10. 60
    David H says:

    Despite its somewhat unprepossessing title this thread has been one of the more informative though the original question is rather semantic. Jeff Severinghaus, discussing ice core studies in December, said “In other words, CO2 does not initiate the warmings, but acts as an amplifier once they are underway. From model estimates, CO2 (along with other greenhouse gases CH4 and N2O) causes about half of the full glacial-to-interglacial warming.”

    So CO2 is also a feedback. For different reasons a warmer world, however caused, means more CO2 and more water vapour. What is hard to dispute is that mankind can and probably has artificially increased CO2 but can’t do much about water vapour. The question between proponents and those Gavin calls contrarians is whether the likely increase in CO2 will be a problem for us.

    This thread and everything I have read so far makes me think we are a long way from having sufficient certainty to warrant the actions being proposed. It is promising to see that John A’s comment was published and Gavin should realise that the price of freedom is not only eternal vigilance but having to put up with the tiresome business of responding to those who challenge his views. We do not need a scientific Taliban

    But if I might say so, contrarians do not have a monopoly on folly and obfuscation. The British House of Lords is conducting an enquiry into global warming and have heard arguments on both sides from creditable witnesses. Notable and directly relevant to this thread was the statement (according to the uncorrected draft transcript) from Kyoto proponent and one time head of the Confederation of British Industry, Adair Turner, who said “We know that that CO2 plays a fundamental role in the climate. Basically, if there was not CO2, we would be as cold as Mars or somewhere like that, and we would not have human life”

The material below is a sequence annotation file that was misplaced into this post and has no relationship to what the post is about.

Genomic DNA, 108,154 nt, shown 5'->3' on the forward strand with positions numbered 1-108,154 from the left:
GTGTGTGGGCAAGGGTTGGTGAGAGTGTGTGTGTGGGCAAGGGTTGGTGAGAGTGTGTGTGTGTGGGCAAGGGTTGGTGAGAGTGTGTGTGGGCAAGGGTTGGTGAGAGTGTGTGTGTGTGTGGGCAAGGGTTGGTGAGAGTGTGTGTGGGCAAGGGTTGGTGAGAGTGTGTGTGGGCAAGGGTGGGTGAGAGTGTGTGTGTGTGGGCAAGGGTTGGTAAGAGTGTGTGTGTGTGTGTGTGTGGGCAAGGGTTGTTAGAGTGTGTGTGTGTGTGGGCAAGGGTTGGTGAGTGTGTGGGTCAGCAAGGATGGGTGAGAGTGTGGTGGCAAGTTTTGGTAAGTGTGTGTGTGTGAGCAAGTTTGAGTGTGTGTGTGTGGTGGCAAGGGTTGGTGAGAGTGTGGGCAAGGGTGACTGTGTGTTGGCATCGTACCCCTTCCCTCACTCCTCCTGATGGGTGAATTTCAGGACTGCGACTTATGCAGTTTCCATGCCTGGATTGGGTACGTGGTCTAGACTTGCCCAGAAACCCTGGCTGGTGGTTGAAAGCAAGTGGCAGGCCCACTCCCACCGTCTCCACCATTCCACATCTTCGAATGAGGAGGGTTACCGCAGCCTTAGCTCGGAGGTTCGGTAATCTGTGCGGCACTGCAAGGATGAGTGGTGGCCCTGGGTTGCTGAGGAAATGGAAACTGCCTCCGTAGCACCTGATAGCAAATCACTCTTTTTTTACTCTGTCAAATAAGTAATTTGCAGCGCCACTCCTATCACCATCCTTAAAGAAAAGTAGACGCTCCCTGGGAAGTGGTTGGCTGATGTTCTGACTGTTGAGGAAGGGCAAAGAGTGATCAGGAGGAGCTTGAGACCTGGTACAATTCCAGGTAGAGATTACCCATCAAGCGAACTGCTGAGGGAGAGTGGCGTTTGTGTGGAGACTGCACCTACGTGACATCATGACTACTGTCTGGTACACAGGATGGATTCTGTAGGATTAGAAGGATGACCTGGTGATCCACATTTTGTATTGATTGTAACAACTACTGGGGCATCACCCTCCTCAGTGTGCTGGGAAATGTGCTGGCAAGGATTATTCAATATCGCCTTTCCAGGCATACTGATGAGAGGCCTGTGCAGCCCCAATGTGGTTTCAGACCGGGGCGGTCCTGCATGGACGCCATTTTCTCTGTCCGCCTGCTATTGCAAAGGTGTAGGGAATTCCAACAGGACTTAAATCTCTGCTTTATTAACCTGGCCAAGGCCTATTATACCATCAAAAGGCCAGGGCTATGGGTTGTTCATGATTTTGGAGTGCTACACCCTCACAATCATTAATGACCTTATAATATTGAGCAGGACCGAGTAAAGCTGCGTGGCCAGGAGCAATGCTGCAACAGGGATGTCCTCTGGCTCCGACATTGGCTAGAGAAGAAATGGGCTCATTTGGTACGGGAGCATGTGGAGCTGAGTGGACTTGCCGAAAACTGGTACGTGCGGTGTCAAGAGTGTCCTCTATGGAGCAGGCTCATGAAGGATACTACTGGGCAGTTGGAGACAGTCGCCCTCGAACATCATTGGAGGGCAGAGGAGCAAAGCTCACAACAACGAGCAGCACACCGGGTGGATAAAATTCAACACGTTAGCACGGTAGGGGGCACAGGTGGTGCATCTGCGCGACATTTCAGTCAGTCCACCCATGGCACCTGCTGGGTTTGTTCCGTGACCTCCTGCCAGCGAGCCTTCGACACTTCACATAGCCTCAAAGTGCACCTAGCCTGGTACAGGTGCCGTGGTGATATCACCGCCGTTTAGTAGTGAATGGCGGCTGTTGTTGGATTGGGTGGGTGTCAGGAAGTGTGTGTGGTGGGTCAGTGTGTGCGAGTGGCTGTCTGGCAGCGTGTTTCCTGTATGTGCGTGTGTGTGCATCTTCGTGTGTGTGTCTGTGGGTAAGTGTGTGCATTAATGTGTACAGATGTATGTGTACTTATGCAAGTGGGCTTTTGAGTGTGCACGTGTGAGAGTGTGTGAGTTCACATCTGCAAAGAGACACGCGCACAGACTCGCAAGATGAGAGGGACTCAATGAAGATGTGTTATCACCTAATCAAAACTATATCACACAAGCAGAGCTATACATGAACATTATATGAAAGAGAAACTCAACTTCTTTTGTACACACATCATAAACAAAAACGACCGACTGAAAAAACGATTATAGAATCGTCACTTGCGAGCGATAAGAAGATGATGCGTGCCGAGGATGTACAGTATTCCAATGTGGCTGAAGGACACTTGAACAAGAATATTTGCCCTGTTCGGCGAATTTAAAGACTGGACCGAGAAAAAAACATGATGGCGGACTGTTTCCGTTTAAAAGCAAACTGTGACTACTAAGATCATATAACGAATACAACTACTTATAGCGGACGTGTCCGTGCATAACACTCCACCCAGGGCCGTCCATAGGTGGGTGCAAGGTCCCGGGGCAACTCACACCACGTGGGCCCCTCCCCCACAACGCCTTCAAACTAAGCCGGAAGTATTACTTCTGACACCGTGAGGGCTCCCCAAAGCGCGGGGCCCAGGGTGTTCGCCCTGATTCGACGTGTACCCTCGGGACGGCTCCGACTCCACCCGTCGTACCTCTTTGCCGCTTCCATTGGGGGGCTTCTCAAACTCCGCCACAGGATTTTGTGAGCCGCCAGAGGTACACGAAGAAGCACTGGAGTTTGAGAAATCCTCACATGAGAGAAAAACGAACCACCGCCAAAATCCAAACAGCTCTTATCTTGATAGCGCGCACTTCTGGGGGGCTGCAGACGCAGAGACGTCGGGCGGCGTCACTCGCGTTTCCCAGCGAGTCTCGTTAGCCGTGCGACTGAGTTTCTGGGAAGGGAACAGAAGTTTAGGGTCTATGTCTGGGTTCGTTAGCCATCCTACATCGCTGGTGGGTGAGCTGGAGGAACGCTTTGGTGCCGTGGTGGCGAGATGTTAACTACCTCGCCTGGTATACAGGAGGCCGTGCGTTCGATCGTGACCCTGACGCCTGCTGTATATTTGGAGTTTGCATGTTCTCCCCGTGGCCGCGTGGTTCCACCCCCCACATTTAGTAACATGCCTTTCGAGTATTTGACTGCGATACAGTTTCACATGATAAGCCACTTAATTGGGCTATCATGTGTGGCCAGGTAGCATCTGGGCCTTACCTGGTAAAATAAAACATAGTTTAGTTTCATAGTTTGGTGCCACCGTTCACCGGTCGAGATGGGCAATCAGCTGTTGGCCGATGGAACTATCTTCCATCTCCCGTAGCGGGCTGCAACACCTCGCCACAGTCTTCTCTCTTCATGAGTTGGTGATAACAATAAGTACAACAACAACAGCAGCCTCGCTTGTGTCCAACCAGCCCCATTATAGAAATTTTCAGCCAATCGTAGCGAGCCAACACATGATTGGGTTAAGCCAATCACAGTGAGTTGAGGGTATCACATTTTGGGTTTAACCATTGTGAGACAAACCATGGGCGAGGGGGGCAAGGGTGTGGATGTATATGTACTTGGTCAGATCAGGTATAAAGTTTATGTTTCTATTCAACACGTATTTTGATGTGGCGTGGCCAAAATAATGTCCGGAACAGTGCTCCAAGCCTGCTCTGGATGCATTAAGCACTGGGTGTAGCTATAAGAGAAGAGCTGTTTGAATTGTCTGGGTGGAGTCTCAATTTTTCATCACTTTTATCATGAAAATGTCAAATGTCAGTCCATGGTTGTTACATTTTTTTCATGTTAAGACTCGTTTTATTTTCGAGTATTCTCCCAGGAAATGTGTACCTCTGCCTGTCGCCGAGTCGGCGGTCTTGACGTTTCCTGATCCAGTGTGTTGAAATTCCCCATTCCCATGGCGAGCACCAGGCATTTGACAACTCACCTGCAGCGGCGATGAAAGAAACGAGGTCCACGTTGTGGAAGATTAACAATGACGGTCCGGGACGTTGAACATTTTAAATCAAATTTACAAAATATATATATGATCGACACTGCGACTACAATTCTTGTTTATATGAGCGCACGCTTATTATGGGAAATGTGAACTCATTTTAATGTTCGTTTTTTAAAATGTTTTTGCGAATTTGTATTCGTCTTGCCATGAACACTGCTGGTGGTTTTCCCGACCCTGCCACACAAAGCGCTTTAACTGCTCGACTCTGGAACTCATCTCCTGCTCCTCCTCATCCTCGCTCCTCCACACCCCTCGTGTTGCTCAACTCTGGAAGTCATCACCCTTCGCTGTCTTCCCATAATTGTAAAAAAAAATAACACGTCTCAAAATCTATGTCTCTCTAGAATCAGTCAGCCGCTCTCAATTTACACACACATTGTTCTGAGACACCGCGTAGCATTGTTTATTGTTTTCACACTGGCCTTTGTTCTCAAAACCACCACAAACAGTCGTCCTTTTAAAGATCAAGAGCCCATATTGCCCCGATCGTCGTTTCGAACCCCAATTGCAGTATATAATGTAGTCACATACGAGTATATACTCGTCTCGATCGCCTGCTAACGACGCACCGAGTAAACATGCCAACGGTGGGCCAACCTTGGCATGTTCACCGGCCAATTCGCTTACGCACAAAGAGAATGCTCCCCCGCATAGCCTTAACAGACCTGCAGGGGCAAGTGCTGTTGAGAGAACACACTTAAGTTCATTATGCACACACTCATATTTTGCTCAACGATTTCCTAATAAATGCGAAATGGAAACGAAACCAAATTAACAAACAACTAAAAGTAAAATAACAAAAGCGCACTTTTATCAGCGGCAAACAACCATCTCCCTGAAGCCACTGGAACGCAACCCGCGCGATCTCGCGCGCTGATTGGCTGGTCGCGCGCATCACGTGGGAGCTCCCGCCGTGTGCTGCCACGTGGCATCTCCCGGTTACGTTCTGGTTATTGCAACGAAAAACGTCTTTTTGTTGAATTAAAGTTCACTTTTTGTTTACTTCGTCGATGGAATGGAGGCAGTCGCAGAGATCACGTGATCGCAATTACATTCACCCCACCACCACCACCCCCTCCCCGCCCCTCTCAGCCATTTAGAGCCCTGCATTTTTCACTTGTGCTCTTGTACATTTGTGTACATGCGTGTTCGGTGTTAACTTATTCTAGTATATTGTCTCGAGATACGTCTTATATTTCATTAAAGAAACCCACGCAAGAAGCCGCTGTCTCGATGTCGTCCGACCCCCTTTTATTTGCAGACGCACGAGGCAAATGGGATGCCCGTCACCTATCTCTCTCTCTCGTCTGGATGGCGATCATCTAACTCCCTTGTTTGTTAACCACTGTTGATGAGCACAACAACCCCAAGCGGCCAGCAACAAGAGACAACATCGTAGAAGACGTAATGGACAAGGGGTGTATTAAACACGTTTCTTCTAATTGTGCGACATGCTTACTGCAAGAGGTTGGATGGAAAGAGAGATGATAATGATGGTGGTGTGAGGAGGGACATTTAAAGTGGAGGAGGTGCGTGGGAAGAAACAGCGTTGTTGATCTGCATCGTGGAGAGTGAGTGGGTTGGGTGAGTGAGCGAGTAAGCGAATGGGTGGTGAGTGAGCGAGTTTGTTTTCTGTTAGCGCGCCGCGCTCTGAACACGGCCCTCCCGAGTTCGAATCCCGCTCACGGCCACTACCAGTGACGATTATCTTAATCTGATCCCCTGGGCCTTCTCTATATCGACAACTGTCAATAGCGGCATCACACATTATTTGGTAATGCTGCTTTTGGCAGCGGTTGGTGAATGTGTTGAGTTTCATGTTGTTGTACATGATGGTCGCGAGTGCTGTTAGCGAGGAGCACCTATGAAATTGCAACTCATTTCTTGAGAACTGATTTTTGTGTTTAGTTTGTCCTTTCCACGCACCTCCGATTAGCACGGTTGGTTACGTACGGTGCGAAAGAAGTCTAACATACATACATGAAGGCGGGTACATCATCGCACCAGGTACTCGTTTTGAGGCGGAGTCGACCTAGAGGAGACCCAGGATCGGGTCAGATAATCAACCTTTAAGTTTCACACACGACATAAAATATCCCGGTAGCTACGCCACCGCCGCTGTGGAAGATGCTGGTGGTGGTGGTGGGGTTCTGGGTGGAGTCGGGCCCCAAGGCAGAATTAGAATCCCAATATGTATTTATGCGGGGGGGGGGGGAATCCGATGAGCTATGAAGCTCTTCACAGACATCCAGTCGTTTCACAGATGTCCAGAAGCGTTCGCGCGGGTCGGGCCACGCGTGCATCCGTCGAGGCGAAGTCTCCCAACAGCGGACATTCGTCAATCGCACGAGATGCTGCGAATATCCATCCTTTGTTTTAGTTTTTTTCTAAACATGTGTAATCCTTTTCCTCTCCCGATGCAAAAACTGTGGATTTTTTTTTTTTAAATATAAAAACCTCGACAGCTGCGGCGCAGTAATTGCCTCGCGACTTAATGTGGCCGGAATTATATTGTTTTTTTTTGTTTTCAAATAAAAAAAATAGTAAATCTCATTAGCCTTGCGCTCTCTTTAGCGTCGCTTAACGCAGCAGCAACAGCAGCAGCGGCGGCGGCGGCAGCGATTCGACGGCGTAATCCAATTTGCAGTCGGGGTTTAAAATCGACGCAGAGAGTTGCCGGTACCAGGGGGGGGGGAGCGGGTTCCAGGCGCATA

Statements similarly economic with the actuality were made by the previous and current chairmen of the IPPC. Sir John Houghton describing 20th century warming said “Then, if you get to the middle of the century, you find the temperature rise stops somewhat!??”. When asked how much of 20th century warming took place in each half of the century Dr Pachauri said “The bulk of it took place in the second half of the century.”

  11. 61

    Some more comment on water feedback…

    I have the impression that the Pinatubo eruption is not a good (anti)surrogate for global warming caused by GHGs. The main effects of the eruption were in the lower stratosphere and the higher troposphere, while CO2 acts mainly in the lower troposphere. There were changes in ozone concentration, temperature (the change in temperature in the troposphere was larger measured by balloon data and satellites than at the surface) and in jet stream position (see: Rutgers).

    The change in SST during the peak Pinatubo event is even smaller than the global surface temperature drop (see: NOAA page 41), and not distinguishable from the (solar/ENSO induced) noise in SST trends. It seems that the change in water vapour in the total air column is not correlated to the sea surface temperature, the origin of most of the water vapour…

    At the other hand, sea air temperatures in the (sub)tropics have increased in the last decades (see: Chen, Carlson, Del Genio) with 0.085 K/decade. No matter which was the cause of the warming, this caused faster Hadley cell circulation, leading to a negative trend in clouds, upper troposphere humidity and more loss of heat (2.8 W/m2 net loss to space over the whole 30N-30S band). This could mean that GHG warming of the oceans, at least over the tropics, has a negative feedback from drying the upper troposphere (leading to less clouds), instead of a positive one from more water vapour…

    More interesting reading: